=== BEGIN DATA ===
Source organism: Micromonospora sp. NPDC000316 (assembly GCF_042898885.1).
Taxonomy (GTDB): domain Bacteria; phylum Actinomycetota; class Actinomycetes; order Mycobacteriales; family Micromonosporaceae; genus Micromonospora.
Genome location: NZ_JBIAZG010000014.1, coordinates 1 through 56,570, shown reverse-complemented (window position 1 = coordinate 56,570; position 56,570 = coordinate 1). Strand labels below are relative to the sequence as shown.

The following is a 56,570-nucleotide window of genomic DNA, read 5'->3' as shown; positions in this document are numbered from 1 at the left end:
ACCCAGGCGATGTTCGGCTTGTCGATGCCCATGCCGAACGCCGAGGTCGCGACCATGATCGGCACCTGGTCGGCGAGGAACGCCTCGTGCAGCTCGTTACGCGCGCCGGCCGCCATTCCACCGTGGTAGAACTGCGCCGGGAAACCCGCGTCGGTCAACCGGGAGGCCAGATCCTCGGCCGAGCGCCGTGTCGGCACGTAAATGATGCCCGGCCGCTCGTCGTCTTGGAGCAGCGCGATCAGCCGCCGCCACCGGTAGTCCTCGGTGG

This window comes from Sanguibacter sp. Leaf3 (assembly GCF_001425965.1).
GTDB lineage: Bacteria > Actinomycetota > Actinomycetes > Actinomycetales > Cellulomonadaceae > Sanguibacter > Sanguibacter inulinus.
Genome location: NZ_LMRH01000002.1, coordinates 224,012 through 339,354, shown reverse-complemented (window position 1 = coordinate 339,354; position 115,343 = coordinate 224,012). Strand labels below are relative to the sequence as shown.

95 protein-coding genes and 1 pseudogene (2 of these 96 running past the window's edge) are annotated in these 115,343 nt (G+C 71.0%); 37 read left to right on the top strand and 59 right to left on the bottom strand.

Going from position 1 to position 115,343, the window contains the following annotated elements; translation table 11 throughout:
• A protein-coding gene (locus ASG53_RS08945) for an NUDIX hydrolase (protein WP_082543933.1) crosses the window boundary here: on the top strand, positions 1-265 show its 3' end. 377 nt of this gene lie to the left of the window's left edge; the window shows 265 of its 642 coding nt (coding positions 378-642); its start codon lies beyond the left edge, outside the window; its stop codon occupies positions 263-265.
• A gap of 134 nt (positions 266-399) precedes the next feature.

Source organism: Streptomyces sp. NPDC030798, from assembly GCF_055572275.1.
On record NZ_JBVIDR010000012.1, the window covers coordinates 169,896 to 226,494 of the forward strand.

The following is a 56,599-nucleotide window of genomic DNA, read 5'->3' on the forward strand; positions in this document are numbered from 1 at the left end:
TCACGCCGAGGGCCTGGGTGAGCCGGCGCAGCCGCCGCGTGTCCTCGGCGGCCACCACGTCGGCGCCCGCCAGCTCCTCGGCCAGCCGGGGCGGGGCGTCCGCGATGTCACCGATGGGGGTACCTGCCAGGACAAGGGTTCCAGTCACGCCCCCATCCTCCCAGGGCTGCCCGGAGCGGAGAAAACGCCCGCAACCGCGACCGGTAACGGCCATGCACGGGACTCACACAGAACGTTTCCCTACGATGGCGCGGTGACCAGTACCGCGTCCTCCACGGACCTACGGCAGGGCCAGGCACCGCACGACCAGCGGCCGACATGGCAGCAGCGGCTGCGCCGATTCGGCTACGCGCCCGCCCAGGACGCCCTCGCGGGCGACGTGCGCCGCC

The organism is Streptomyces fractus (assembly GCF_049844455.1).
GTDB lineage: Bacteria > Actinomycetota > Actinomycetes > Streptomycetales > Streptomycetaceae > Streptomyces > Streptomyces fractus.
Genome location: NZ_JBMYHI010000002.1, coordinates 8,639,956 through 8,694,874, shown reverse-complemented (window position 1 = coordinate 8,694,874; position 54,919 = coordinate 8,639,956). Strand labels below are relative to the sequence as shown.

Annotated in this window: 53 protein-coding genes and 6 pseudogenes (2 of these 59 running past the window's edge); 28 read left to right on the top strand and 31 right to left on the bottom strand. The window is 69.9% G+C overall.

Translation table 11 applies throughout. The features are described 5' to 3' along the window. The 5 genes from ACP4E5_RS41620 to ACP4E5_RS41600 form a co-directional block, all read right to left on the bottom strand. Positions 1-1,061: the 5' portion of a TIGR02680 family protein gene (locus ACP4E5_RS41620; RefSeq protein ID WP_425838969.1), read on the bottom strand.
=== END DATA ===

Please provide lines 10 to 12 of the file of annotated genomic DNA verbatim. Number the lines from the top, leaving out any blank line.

Going from position 1 to position 115,343, the window contains the following annotated elements; translation table 11 throughout:
• A protein-coding gene (locus ASG53_RS08945) for an NUDIX hydrolase (protein WP_082543933.1) crosses the window boundary here: on the top strand, positions 1-265 show its 3' end. 377 nt of this gene lie to the left of the window's left edge; the window shows 265 of its 642 coding nt (coding positions 378-642); its start codon lies beyond the left edge, outside the window; its stop codon occupies positions 263-265.
• A gap of 134 nt (positions 266-399) precedes the next feature.